Pronghorn Leaps Away or Into?

a juvenile pronhorn leaps a barbed wire fence to join it's sister in New Mexico

“Trying to run away is never the answer to being a fully human. Running away from the immediacy of our experience is like preferring death to life.”

― Pema Chödrön
When Things Fall Apart: Heart Advice for Difficult Times 

 

This photograph of two juvenile pronghorn antelopes was taken somewhere along the road that leads to Pie Town in central New Mexico*. It was just as the pandemic was starting to take hold in March, and less than a lunar cycle before we all started wearing masks and the world as we knew it started spinning apart.

If given a chance, most animals run in fear away from us. Come to think of it, maybe this has something to do with the way we run away from ourselves?  Even we don’t want to stand too close and feel the uncomfortable sensation of being fully and vulnerably right here, right now.

We just can’t seem to help ourselves, especially now.

And what does that mean, not being able to help ourselves? The statement implies a lack of control, yes? But where does our lack of control come from? Is it just part and parcel of being a member of  the strange and often dangerous human family? Are we just wired to be destructive, or are we afraid to look at the wiring and end up short-circuiting ourselves?

Pema Chödrön, the American Buddhist nun quoted above, asserts we prefer death to being alive – that staying present with the truth of our individual experience in any given moment is perceived as being so scary or uncomfortable, we must leap away from it. There’s a problem with that. If we run away from our experience, we abandon ourselves as well as the people and things we care most about. Just acknowledging this process is painful in and of itself. It isn’t easy being alive with a nervous system that knows as many pains as it does pleasures. And as much as our systems of defense are miraculously constructed, sometimes we armor ourselves too much. This is why it’s so important to be kind and care-filled toward ourselves.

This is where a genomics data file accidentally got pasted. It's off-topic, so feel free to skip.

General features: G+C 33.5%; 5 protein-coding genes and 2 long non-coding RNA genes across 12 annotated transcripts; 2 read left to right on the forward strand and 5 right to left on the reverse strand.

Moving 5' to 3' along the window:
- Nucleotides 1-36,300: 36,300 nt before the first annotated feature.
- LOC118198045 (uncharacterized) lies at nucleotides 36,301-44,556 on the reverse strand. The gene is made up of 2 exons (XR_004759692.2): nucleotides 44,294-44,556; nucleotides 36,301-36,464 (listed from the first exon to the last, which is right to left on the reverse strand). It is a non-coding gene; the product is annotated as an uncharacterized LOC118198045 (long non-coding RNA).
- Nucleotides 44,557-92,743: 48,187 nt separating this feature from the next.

Here’s a couple of questions to meditate on:

How can I know which side of the fence I’m on? Is the pronghorn jumping into a prison, or clearing an obstruction?

And what specifically am I defending when running away from my experience?

What exactly is the barbed wire standing between myself and true self-aware freedom?

 

Footnote:
I’m saddened to report that the tiny stretch along Route 60 referred to as “Pie Town” has passed away in this Age of Covid. This whimsical delight, which was comprised of two shoulder-to-shoulder food establishments specializing in the handcrafting of pies of all sorts went out of business. I count myself lucky to have made it there just in time to nibble my way through a pot pie in the company of a passing fancy. 

Photo Credits:  Leaping the Barbed Wire by Susan J. Preston, Somewhere on the Road to Pie Town © 2020, all rights reserved
Technical: Fuji XT-3 | XF 100-400mm

 

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